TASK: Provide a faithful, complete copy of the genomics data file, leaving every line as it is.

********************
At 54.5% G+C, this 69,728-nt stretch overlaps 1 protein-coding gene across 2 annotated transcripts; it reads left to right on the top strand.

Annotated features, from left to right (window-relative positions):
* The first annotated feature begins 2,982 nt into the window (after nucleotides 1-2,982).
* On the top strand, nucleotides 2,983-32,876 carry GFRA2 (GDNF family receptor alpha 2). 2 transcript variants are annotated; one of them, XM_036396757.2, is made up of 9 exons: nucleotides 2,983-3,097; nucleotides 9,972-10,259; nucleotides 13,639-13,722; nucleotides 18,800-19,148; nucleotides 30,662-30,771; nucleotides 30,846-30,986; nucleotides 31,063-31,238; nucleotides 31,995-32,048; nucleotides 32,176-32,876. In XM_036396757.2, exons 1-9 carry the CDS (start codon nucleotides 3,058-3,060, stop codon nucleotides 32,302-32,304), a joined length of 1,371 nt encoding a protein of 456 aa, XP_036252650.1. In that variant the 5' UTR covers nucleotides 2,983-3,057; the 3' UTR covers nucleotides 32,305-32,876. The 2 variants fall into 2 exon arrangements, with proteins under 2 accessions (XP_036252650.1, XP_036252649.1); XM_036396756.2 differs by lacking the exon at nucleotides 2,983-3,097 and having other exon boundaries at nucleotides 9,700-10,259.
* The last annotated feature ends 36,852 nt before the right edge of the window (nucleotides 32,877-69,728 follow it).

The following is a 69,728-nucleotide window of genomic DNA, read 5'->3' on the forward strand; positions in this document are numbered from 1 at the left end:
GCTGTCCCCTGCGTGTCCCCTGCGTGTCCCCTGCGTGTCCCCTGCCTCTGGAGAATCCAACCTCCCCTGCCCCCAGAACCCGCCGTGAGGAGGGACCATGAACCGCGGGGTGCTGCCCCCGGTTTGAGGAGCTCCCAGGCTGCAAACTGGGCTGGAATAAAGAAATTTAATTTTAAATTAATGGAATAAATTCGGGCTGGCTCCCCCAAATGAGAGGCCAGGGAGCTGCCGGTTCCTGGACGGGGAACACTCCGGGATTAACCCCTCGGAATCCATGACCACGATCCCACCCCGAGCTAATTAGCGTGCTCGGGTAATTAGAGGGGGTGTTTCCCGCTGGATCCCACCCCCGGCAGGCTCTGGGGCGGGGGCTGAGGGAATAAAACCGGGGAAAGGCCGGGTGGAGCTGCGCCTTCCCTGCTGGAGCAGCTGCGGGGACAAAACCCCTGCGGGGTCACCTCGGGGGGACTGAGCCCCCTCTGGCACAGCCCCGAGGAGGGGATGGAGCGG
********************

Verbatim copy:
At 54.5% G+C, this 69,728-nt stretch overlaps 1 protein-coding gene across 2 annotated transcripts; it reads left to right on the top strand.

Annotated features, from left to right (window-relative positions):
* The first annotated feature begins 2,982 nt into the window (after nucleotides 1-2,982).
* On the top strand, nucleotides 2,983-32,876 carry GFRA2 (GDNF family receptor alpha 2). 2 transcript variants are annotated; one of them, XM_036396757.2, is made up of 9 exons: nucleotides 2,983-3,097; nucleotides 9,972-10,259; nucleotides 13,639-13,722; nucleotides 18,800-19,148; nucleotides 30,662-30,771; nucleotides 30,846-30,986; nucleotides 31,063-31,238; nucleotides 31,995-32,048; nucleotides 32,176-32,876. In XM_036396757.2, exons 1-9 carry the CDS (start codon nucleotides 3,058-3,060, stop codon nucleotides 32,302-32,304), a joined length of 1,371 nt encoding a protein of 456 aa, XP_036252650.1. In that variant the 5' UTR covers nucleotides 2,983-3,057; the 3' UTR covers nucleotides 32,305-32,876. The 2 variants fall into 2 exon arrangements, with proteins under 2 accessions (XP_036252650.1, XP_036252649.1); XM_036396756.2 differs by lacking the exon at nucleotides 2,983-3,097 and having other exon boundaries at nucleotides 9,700-10,259.
* The last annotated feature ends 36,852 nt before the right edge of the window (nucleotides 32,877-69,728 follow it).

The following is a 69,728-nucleotide window of genomic DNA, read 5'->3' on the forward strand; positions in this document are numbered from 1 at the left end:
GCTGTCCCCTGCGTGTCCCCTGCGTGTCCCCTGCGTGTCCCCTGCCTCTGGAGAATCCAACCTCCCCTGCCCCCAGAACCCGCCGTGAGGAGGGACCATGAACCGCGGGGTGCTGCCCCCGGTTTGAGGAGCTCCCAGGCTGCAAACTGGGCTGGAATAAAGAAATTTAATTTTAAATTAATGGAATAAATTCGGGCTGGCTCCCCCAAATGAGAGGCCAGGGAGCTGCCGGTTCCTGGACGGGGAACACTCCGGGATTAACCCCTCGGAATCCATGACCACGATCCCACCCCGAGCTAATTAGCGTGCTCGGGTAATTAGAGGGGGTGTTTCCCGCTGGATCCCACCCCCGGCAGGCTCTGGGGCGGGGGCTGAGGGAATAAAACCGGGGAAAGGCCGGGTGGAGCTGCGCCTTCCCTGCTGGAGCAGCTGCGGGGACAAAACCCCTGCGGGGTCACCTCGGGGGGACTGAGCCCCCTCTGGCACAGCCCCGAGGAGGGGATGGAGCGG